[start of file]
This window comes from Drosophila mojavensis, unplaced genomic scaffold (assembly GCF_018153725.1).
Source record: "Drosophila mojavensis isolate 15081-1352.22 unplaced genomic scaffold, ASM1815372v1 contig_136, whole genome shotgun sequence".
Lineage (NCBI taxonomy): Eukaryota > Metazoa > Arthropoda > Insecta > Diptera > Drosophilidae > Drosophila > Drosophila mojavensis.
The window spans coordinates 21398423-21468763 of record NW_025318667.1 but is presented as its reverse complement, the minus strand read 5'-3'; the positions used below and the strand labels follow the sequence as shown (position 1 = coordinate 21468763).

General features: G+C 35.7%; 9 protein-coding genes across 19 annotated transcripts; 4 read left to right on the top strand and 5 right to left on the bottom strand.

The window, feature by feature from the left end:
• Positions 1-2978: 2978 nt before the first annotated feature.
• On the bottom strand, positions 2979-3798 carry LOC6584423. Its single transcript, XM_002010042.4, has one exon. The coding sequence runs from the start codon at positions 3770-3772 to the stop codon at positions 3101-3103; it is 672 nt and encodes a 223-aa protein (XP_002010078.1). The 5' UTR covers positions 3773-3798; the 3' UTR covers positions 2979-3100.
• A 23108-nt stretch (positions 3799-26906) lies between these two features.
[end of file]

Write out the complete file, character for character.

This window comes from Drosophila mojavensis, unplaced genomic scaffold (assembly GCF_018153725.1).
Source record: "Drosophila mojavensis isolate 15081-1352.22 unplaced genomic scaffold, ASM1815372v1 contig_136, whole genome shotgun sequence".
Lineage (NCBI taxonomy): Eukaryota > Metazoa > Arthropoda > Insecta > Diptera > Drosophilidae > Drosophila > Drosophila mojavensis.
The window spans coordinates 21398423-21468763 of record NW_025318667.1 but is presented as its reverse complement, the minus strand read 5'-3'; the positions used below and the strand labels follow the sequence as shown (position 1 = coordinate 21468763).

General features: G+C 35.7%; 9 protein-coding genes across 19 annotated transcripts; 4 read left to right on the top strand and 5 right to left on the bottom strand.

The window, feature by feature from the left end:
• Positions 1-2978: 2978 nt before the first annotated feature.
• On the bottom strand, positions 2979-3798 carry LOC6584423. Its single transcript, XM_002010042.4, has one exon. The coding sequence runs from the start codon at positions 3770-3772 to the stop codon at positions 3101-3103; it is 672 nt and encodes a 223-aa protein (XP_002010078.1). The 5' UTR covers positions 3773-3798; the 3' UTR covers positions 2979-3100.
• A 23108-nt stretch (positions 3799-26906) lies between these two features.